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I've always had my dealer tell me a smaller oil change interval than the manual, for every car I've ever bought. Choosing whether to trust the engineers that designed the car and wrote the manual or to trust the salesman trying to sell me more oil changes doesn't seem like a big decision though.
 

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2016 Outback Premium 2.5 CVT w/EyeSight+SRVD
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Has anyone bothered to read their warranty and maintenance pamphlet that was in the glove box of the car? It clearly says the first oil change is at 6K miles.
Manuals? We don' need no stinkin' manuals!
 
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Unless you live in Arizona or Alaska (extreme climates) or you use your vehicle in off road conditions or do heavy towing (I mean pulling a 10k lbs trailer)Or marine situation where the motor is running at high RPM for hours. Synthetic is absolutely not needed and there is zero benefit by using it. Don't believe the crap people tell you, do the research. On the other hand, if you do any of the above mentioned things, you would be foolish not to use Synthetic. Synthetic is designed for extreme conditions where regular oil simply is not good enough and would lose its vital properties when pushed to those limit.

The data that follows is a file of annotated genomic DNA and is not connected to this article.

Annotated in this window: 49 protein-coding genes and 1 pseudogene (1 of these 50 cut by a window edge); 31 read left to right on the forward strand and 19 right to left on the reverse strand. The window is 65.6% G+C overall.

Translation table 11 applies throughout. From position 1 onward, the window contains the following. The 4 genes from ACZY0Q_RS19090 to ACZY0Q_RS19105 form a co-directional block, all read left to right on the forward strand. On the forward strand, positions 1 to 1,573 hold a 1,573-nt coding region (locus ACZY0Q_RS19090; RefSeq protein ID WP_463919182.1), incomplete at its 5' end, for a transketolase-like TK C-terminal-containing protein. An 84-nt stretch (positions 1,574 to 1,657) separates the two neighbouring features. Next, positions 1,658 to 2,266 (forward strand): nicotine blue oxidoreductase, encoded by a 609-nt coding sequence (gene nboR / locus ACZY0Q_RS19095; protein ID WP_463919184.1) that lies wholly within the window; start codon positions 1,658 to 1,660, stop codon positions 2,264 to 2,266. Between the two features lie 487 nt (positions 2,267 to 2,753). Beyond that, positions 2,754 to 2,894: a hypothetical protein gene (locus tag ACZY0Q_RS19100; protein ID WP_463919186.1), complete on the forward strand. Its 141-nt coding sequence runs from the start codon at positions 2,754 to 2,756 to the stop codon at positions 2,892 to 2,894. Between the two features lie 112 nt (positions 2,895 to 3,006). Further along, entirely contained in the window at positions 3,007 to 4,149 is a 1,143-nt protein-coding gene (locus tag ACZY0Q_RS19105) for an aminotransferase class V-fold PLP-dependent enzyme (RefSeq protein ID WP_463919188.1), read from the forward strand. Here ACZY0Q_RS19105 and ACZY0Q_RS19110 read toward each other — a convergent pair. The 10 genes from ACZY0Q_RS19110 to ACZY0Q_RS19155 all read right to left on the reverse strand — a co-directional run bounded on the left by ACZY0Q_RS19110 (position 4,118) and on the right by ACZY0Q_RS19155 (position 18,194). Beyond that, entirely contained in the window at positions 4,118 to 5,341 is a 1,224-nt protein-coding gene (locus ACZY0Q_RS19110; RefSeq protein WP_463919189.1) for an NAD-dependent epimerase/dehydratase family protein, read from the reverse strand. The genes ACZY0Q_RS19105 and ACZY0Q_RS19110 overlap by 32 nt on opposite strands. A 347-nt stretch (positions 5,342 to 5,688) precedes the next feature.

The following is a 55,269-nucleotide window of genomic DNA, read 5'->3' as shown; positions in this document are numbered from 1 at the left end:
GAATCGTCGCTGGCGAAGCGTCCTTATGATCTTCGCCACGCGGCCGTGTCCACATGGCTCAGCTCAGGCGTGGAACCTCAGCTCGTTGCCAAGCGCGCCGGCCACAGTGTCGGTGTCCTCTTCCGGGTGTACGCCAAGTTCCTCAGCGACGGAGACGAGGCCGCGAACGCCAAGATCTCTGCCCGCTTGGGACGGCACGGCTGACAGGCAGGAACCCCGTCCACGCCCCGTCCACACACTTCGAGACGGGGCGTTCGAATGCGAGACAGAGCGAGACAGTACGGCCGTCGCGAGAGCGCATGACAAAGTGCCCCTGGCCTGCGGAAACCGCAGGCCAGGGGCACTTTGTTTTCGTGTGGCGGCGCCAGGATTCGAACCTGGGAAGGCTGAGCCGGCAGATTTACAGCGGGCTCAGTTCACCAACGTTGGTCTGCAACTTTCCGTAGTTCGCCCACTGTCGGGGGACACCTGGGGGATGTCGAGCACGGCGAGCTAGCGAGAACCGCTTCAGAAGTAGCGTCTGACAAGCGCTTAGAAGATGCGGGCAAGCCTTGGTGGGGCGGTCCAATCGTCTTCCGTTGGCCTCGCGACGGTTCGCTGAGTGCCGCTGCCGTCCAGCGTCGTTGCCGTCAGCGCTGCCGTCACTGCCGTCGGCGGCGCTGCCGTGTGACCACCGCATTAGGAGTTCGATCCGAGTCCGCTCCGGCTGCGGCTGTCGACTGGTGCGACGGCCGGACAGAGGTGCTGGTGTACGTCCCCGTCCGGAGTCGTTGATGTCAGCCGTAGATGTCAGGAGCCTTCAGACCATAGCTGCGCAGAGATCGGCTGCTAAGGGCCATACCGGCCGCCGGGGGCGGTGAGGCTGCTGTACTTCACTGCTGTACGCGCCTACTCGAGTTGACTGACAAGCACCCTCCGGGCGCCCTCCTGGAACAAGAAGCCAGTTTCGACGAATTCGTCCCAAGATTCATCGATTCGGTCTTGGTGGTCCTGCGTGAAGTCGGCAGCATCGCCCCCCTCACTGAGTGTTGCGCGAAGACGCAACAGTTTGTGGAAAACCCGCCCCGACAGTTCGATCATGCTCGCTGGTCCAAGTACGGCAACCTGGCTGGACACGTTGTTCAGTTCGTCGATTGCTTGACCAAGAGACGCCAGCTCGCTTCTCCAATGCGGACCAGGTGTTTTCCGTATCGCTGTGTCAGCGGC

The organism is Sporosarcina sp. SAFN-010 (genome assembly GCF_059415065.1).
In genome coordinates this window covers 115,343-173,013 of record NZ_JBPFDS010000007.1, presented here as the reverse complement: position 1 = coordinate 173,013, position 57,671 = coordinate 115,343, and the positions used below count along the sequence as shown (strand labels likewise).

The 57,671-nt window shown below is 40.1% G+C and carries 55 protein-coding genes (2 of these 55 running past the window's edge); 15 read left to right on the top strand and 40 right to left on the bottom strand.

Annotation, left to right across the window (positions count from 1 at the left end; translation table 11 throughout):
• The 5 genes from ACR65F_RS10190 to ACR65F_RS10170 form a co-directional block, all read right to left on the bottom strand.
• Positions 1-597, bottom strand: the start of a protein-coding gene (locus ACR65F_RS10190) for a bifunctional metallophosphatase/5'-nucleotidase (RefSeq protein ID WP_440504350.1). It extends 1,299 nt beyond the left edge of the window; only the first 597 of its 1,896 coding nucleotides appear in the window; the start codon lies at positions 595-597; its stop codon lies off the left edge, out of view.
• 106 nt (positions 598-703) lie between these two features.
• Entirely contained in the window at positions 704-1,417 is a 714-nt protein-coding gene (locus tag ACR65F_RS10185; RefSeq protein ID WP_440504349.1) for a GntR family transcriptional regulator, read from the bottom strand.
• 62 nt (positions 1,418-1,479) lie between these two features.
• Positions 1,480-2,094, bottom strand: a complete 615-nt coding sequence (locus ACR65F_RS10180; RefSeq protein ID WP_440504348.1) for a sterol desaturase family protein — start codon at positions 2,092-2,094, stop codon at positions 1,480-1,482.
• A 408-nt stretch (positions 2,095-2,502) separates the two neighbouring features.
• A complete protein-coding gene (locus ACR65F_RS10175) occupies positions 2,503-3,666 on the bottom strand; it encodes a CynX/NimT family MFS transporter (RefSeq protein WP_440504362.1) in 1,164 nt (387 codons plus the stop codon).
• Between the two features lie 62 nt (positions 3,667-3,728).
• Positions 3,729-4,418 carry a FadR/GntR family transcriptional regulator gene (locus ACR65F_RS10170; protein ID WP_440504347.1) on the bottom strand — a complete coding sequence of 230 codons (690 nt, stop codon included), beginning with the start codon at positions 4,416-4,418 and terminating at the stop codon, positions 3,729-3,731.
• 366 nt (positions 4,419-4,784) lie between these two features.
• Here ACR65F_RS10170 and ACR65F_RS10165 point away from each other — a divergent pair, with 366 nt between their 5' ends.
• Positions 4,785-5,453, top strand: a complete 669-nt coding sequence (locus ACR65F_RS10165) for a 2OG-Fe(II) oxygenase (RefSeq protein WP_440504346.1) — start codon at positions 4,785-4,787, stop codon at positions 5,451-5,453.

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The majority of income for dealerships is the service department. The sooner they get you in the more opportunities they have to get someones money!
 

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2016 Wilderness Green 3.6R
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I grew up in a generation where my father instructed me to live by three rules;
If it's a woman, respect her
If it's an officer, salute him/her
and... change your oil every three months or three thousand miles.

I still live by the first two, the last one, not so much. If you think about it, there are only two reasons to perform maintenance on your vehicle. To keep it running in a safe and sound manner and to insure that if you do have a breakdown that you're not providing the manufacturer with a reason to deny assistance.

IMO if you simply follow the recommendations found in the owners manual, get the work done by a reputable source and keep your receipts you'll be able to enjoy many miles of carefree motoring.